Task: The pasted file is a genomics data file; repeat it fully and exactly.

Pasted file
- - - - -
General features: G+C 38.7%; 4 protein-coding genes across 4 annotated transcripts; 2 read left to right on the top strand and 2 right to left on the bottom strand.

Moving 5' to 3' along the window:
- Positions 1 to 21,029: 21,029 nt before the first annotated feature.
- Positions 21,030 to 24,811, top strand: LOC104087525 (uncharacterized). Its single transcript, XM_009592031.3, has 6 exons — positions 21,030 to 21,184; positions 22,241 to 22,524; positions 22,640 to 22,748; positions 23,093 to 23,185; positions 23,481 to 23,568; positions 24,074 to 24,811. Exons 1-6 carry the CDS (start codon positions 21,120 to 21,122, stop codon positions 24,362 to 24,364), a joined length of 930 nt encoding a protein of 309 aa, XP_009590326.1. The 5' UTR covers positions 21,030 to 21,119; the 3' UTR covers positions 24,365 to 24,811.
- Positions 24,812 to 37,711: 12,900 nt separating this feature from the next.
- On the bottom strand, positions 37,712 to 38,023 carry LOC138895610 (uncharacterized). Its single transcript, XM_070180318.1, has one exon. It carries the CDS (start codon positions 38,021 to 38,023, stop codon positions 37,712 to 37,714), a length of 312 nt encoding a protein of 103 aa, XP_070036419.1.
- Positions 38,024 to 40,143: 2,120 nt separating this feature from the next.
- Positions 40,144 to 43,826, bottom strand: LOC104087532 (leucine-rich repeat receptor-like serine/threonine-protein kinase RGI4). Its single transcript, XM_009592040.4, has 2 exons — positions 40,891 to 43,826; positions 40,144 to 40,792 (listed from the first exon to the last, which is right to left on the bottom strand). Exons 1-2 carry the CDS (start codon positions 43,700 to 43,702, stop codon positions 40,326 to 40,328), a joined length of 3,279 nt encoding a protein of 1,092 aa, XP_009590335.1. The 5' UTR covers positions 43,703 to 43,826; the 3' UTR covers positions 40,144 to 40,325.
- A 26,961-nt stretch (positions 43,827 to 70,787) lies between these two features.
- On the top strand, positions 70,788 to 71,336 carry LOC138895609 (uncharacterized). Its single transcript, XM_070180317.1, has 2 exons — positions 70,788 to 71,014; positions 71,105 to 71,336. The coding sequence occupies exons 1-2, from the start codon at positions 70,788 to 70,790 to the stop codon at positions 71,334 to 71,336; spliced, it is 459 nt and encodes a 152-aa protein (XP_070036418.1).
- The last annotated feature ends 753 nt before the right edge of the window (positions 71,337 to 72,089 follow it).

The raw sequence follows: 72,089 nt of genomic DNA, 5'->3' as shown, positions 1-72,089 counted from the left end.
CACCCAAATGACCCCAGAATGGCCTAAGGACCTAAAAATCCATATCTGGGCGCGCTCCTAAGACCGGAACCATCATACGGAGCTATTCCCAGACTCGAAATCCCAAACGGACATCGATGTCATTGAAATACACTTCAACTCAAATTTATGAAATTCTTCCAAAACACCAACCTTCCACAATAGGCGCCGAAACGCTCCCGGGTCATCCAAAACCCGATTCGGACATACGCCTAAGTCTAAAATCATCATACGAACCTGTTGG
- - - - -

General features: G+C 38.7%; 4 protein-coding genes across 4 annotated transcripts; 2 read left to right on the top strand and 2 right to left on the bottom strand.

Moving 5' to 3' along the window:
- Positions 1 to 21,029: 21,029 nt before the first annotated feature.
- Positions 21,030 to 24,811, top strand: LOC104087525 (uncharacterized). Its single transcript, XM_009592031.3, has 6 exons — positions 21,030 to 21,184; positions 22,241 to 22,524; positions 22,640 to 22,748; positions 23,093 to 23,185; positions 23,481 to 23,568; positions 24,074 to 24,811. Exons 1-6 carry the CDS (start codon positions 21,120 to 21,122, stop codon positions 24,362 to 24,364), a joined length of 930 nt encoding a protein of 309 aa, XP_009590326.1. The 5' UTR covers positions 21,030 to 21,119; the 3' UTR covers positions 24,365 to 24,811.
- Positions 24,812 to 37,711: 12,900 nt separating this feature from the next.
- On the bottom strand, positions 37,712 to 38,023 carry LOC138895610 (uncharacterized). Its single transcript, XM_070180318.1, has one exon. It carries the CDS (start codon positions 38,021 to 38,023, stop codon positions 37,712 to 37,714), a length of 312 nt encoding a protein of 103 aa, XP_070036419.1.
- Positions 38,024 to 40,143: 2,120 nt separating this feature from the next.
- Positions 40,144 to 43,826, bottom strand: LOC104087532 (leucine-rich repeat receptor-like serine/threonine-protein kinase RGI4). Its single transcript, XM_009592040.4, has 2 exons — positions 40,891 to 43,826; positions 40,144 to 40,792 (listed from the first exon to the last, which is right to left on the bottom strand). Exons 1-2 carry the CDS (start codon positions 43,700 to 43,702, stop codon positions 40,326 to 40,328), a joined length of 3,279 nt encoding a protein of 1,092 aa, XP_009590335.1. The 5' UTR covers positions 43,703 to 43,826; the 3' UTR covers positions 40,144 to 40,325.
- A 26,961-nt stretch (positions 43,827 to 70,787) lies between these two features.
- On the top strand, positions 70,788 to 71,336 carry LOC138895609 (uncharacterized). Its single transcript, XM_070180317.1, has 2 exons — positions 70,788 to 71,014; positions 71,105 to 71,336. The coding sequence occupies exons 1-2, from the start codon at positions 70,788 to 70,790 to the stop codon at positions 71,334 to 71,336; spliced, it is 459 nt and encodes a 152-aa protein (XP_070036418.1).
- The last annotated feature ends 753 nt before the right edge of the window (positions 71,337 to 72,089 follow it).

The raw sequence follows: 72,089 nt of genomic DNA, 5'->3' as shown, positions 1-72,089 counted from the left end.
CACCCAAATGACCCCAGAATGGCCTAAGGACCTAAAAATCCATATCTGGGCGCGCTCCTAAGACCGGAACCATCATACGGAGCTATTCCCAGACTCGAAATCCCAAACGGACATCGATGTCATTGAAATACACTTCAACTCAAATTTATGAAATTCTTCCAAAACACCAACCTTCCACAATAGGCGCCGAAACGCTCCCGGGTCATCCAAAACCCGATTCGGACATACGCCTAAGTCTAAAATCATCATACGAACCTGTTGG